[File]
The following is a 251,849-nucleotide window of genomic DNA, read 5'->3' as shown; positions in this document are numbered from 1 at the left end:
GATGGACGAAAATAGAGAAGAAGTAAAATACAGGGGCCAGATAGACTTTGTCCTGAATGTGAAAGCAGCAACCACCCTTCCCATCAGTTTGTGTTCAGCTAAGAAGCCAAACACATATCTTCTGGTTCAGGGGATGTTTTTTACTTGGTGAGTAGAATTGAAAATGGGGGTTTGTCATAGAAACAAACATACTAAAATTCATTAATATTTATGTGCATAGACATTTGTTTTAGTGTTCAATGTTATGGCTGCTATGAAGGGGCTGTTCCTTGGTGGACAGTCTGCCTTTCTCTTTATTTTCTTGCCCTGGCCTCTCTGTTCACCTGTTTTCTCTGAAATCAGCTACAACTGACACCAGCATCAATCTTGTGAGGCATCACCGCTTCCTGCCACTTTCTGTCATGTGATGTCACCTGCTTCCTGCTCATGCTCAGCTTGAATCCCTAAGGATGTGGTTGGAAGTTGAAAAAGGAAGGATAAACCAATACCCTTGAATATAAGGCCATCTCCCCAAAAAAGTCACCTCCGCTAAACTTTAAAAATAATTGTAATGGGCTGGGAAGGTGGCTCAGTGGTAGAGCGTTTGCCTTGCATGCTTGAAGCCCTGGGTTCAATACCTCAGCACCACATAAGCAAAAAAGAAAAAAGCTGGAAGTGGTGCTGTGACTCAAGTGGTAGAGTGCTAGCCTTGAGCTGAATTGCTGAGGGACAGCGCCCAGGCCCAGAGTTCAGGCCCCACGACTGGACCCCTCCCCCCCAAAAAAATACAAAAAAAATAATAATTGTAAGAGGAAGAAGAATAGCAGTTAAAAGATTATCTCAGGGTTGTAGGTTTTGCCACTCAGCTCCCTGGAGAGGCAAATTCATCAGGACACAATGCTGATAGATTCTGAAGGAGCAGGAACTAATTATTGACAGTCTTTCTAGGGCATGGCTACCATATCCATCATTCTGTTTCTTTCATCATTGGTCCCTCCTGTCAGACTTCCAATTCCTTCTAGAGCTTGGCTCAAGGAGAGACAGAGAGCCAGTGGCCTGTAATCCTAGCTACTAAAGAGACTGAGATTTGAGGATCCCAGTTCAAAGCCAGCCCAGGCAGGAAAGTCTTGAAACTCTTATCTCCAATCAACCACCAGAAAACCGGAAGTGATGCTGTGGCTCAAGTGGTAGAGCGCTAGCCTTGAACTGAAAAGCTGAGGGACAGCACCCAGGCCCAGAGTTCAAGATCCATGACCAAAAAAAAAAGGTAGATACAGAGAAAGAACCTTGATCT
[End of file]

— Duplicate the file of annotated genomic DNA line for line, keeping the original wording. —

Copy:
The following is a 251,849-nucleotide window of genomic DNA, read 5'->3' as shown; positions in this document are numbered from 1 at the left end:
GATGGACGAAAATAGAGAAGAAGTAAAATACAGGGGCCAGATAGACTTTGTCCTGAATGTGAAAGCAGCAACCACCCTTCCCATCAGTTTGTGTTCAGCTAAGAAGCCAAACACATATCTTCTGGTTCAGGGGATGTTTTTTACTTGGTGAGTAGAATTGAAAATGGGGGTTTGTCATAGAAACAAACATACTAAAATTCATTAATATTTATGTGCATAGACATTTGTTTTAGTGTTCAATGTTATGGCTGCTATGAAGGGGCTGTTCCTTGGTGGACAGTCTGCCTTTCTCTTTATTTTCTTGCCCTGGCCTCTCTGTTCACCTGTTTTCTCTGAAATCAGCTACAACTGACACCAGCATCAATCTTGTGAGGCATCACCGCTTCCTGCCACTTTCTGTCATGTGATGTCACCTGCTTCCTGCTCATGCTCAGCTTGAATCCCTAAGGATGTGGTTGGAAGTTGAAAAAGGAAGGATAAACCAATACCCTTGAATATAAGGCCATCTCCCCAAAAAAGTCACCTCCGCTAAACTTTAAAAATAATTGTAATGGGCTGGGAAGGTGGCTCAGTGGTAGAGCGTTTGCCTTGCATGCTTGAAGCCCTGGGTTCAATACCTCAGCACCACATAAGCAAAAAAGAAAAAAGCTGGAAGTGGTGCTGTGACTCAAGTGGTAGAGTGCTAGCCTTGAGCTGAATTGCTGAGGGACAGCGCCCAGGCCCAGAGTTCAGGCCCCACGACTGGACCCCTCCCCCCCAAAAAAATACAAAAAAAATAATAATTGTAAGAGGAAGAAGAATAGCAGTTAAAAGATTATCTCAGGGTTGTAGGTTTTGCCACTCAGCTCCCTGGAGAGGCAAATTCATCAGGACACAATGCTGATAGATTCTGAAGGAGCAGGAACTAATTATTGACAGTCTTTCTAGGGCATGGCTACCATATCCATCATTCTGTTTCTTTCATCATTGGTCCCTCCTGTCAGACTTCCAATTCCTTCTAGAGCTTGGCTCAAGGAGAGACAGAGAGCCAGTGGCCTGTAATCCTAGCTACTAAAGAGACTGAGATTTGAGGATCCCAGTTCAAAGCCAGCCCAGGCAGGAAAGTCTTGAAACTCTTATCTCCAATCAACCACCAGAAAACCGGAAGTGATGCTGTGGCTCAAGTGGTAGAGCGCTAGCCTTGAACTGAAAAGCTGAGGGACAGCACCCAGGCCCAGAGTTCAAGATCCATGACCAAAAAAAAAAGGTAGATACAGAGAAAGAACCTTGATCT